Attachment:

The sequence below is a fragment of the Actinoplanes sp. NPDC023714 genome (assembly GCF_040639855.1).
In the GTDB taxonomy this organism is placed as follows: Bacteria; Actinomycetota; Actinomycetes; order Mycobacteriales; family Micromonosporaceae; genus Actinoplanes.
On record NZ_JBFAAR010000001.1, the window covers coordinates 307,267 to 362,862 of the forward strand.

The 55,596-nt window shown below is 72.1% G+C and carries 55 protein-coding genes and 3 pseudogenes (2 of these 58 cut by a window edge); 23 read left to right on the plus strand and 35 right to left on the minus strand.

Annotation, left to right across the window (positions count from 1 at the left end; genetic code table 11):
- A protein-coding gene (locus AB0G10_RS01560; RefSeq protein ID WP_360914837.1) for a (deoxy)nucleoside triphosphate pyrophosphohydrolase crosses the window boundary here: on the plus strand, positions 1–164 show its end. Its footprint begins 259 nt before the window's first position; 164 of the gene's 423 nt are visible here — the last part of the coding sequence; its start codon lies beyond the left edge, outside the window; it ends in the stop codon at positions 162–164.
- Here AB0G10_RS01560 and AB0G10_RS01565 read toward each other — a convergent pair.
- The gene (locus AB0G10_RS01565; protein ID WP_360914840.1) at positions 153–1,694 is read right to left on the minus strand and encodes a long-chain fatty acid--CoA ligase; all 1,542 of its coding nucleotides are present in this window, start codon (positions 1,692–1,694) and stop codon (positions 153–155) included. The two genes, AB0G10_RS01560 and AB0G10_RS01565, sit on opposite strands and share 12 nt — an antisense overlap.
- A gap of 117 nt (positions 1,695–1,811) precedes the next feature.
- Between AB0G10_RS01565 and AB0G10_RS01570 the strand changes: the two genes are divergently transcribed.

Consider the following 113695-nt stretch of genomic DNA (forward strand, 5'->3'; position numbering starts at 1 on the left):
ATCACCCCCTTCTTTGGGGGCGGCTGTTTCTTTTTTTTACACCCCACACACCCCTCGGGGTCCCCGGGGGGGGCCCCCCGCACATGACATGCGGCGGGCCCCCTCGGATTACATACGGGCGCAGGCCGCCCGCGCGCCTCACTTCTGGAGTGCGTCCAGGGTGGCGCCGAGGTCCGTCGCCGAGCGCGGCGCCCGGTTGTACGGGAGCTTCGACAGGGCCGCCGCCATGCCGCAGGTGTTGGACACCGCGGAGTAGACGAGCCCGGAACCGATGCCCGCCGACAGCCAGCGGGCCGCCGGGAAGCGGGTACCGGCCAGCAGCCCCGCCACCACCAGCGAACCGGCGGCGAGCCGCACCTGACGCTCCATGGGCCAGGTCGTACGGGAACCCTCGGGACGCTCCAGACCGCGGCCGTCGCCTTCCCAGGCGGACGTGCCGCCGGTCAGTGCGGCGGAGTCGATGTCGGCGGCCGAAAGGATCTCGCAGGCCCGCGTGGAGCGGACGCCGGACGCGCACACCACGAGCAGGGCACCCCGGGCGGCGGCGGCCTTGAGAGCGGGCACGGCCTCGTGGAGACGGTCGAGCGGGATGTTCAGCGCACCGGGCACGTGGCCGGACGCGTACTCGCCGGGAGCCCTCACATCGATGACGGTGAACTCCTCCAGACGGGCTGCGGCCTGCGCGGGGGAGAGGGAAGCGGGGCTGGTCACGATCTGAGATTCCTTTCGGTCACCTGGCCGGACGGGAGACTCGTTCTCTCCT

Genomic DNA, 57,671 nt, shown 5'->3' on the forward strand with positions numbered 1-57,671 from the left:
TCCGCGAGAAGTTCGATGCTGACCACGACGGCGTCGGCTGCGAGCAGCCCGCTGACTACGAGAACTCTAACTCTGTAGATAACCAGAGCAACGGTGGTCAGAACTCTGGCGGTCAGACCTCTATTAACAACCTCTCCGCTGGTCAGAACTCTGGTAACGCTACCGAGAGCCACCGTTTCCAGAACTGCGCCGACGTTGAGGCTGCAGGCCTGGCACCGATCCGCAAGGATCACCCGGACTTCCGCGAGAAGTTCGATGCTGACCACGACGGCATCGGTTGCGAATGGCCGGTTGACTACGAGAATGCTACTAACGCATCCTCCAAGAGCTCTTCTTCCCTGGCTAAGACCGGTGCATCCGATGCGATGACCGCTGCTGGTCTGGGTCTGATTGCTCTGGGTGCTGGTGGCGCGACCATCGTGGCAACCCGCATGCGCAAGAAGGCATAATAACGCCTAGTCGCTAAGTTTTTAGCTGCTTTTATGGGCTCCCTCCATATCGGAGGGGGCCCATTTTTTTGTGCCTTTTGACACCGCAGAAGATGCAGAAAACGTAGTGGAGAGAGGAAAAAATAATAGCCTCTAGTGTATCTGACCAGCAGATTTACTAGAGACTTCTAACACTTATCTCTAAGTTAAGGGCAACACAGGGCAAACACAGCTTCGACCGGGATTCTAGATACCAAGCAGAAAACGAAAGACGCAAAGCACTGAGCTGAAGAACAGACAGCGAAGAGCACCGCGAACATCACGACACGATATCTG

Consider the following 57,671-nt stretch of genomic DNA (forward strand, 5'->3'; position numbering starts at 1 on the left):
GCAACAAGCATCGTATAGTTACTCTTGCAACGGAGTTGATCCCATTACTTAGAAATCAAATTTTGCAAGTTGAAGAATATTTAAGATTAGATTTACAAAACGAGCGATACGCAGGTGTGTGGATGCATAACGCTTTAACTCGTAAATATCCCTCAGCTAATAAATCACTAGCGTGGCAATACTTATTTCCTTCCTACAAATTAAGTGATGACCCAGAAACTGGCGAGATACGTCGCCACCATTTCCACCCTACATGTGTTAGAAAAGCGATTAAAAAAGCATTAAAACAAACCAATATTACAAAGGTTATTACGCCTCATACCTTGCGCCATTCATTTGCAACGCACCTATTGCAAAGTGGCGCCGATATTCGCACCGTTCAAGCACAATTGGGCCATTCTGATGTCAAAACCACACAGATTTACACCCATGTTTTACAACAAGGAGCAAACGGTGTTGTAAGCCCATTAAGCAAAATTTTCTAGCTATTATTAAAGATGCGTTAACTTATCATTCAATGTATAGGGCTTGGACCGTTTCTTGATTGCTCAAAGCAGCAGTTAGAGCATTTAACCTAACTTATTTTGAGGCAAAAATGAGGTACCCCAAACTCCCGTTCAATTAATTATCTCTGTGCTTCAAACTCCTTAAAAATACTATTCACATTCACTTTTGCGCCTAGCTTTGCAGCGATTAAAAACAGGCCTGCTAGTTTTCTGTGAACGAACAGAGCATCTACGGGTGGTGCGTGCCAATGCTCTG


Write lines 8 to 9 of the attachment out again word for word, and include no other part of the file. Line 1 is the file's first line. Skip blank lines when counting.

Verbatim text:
- The gene (locus AB0G10_RS01565; protein ID WP_360914840.1) at positions 153–1,694 is read right to left on the minus strand and encodes a long-chain fatty acid--CoA ligase; all 1,542 of its coding nucleotides are present in this window, start codon (positions 1,692–1,694) and stop codon (positions 153–155) included. The two genes, AB0G10_RS01560 and AB0G10_RS01565, sit on opposite strands and share 12 nt — an antisense overlap.
- A gap of 117 nt (positions 1,695–1,811) precedes the next feature.